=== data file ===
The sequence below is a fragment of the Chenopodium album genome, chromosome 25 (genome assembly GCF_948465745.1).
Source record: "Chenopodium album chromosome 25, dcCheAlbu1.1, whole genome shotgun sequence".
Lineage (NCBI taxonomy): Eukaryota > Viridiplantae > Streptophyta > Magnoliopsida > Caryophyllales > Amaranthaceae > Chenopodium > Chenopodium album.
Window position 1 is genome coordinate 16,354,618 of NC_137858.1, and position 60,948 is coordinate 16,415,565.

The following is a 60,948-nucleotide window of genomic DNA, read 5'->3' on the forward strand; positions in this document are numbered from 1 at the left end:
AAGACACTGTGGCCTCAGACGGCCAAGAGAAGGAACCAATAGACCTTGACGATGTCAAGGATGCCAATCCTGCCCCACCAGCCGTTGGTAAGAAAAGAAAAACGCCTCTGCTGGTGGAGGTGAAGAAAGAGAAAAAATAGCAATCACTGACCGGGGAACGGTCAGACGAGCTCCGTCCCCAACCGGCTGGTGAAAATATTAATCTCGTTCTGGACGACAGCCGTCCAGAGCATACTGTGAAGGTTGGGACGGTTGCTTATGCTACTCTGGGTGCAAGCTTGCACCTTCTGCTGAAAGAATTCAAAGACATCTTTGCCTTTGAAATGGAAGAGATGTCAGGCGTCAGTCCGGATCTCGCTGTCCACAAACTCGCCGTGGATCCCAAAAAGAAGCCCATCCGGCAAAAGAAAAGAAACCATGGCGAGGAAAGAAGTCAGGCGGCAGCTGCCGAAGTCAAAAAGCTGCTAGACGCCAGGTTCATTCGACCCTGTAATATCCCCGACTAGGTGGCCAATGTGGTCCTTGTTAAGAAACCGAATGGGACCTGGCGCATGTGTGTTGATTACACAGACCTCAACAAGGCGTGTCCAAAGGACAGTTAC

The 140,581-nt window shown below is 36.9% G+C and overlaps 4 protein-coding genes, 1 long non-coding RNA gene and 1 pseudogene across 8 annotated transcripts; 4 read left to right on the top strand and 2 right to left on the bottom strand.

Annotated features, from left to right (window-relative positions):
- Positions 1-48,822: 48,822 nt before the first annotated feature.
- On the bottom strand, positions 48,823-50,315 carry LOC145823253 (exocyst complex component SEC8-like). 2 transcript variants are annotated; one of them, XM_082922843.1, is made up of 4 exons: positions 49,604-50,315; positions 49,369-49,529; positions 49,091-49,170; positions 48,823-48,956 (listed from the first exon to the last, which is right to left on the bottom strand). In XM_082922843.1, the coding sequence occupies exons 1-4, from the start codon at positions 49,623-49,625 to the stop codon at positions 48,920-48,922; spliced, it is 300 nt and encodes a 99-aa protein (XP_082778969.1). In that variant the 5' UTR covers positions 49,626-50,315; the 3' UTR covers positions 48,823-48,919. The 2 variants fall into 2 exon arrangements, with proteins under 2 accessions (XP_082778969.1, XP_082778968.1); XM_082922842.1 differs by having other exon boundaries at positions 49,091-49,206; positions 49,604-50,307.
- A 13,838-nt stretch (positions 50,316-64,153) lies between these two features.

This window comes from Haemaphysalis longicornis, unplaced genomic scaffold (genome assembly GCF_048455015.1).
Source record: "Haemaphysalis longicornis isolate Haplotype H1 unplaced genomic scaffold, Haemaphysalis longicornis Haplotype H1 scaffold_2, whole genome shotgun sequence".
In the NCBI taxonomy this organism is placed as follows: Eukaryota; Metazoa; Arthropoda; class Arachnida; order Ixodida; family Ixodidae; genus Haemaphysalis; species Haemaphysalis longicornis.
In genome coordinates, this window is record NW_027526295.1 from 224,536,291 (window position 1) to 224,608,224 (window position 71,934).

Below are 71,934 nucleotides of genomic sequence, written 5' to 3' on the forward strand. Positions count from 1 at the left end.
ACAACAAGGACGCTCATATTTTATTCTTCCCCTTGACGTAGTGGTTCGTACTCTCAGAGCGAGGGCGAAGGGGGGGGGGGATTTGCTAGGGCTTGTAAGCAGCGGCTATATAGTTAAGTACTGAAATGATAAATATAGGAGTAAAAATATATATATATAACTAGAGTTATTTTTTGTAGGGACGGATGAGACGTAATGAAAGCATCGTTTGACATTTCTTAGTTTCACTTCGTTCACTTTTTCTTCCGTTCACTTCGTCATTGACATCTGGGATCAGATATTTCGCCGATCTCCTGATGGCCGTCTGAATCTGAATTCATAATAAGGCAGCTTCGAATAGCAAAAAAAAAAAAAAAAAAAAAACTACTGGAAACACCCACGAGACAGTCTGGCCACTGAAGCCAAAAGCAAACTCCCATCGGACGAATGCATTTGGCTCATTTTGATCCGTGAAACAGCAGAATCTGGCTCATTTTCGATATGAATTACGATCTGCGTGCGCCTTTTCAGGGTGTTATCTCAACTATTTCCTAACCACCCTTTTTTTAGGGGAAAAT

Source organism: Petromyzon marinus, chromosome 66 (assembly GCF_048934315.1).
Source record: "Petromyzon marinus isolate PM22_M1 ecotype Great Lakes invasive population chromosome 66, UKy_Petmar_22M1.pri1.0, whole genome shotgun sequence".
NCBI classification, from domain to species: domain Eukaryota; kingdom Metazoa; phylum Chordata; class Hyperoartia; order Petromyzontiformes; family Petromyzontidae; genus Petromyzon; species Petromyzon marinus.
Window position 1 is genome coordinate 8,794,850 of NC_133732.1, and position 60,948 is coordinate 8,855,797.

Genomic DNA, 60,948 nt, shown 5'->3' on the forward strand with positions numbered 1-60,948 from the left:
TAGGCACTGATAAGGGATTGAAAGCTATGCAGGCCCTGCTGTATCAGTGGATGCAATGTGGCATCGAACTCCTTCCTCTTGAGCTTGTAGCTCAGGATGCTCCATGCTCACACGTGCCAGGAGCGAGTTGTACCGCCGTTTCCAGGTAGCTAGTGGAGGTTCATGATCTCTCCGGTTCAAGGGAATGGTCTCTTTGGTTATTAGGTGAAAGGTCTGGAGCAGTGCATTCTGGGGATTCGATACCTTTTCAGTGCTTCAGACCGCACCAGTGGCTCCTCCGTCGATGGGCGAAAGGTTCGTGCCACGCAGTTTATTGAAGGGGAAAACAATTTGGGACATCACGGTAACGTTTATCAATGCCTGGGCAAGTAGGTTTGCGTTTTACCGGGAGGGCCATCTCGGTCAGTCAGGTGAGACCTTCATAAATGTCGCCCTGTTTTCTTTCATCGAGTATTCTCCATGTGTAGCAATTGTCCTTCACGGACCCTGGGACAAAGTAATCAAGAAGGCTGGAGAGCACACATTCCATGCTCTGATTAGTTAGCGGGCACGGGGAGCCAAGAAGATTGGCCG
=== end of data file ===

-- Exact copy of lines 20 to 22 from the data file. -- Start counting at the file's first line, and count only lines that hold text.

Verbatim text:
NCBI classification, from domain to species: domain Eukaryota; kingdom Metazoa; phylum Chordata; class Hyperoartia; order Petromyzontiformes; family Petromyzontidae; genus Petromyzon; species Petromyzon marinus.
Window position 1 is genome coordinate 8,794,850 of NC_133732.1, and position 60,948 is coordinate 8,855,797.

Genomic DNA, 60,948 nt, shown 5'->3' on the forward strand with positions numbered 1-60,948 from the left: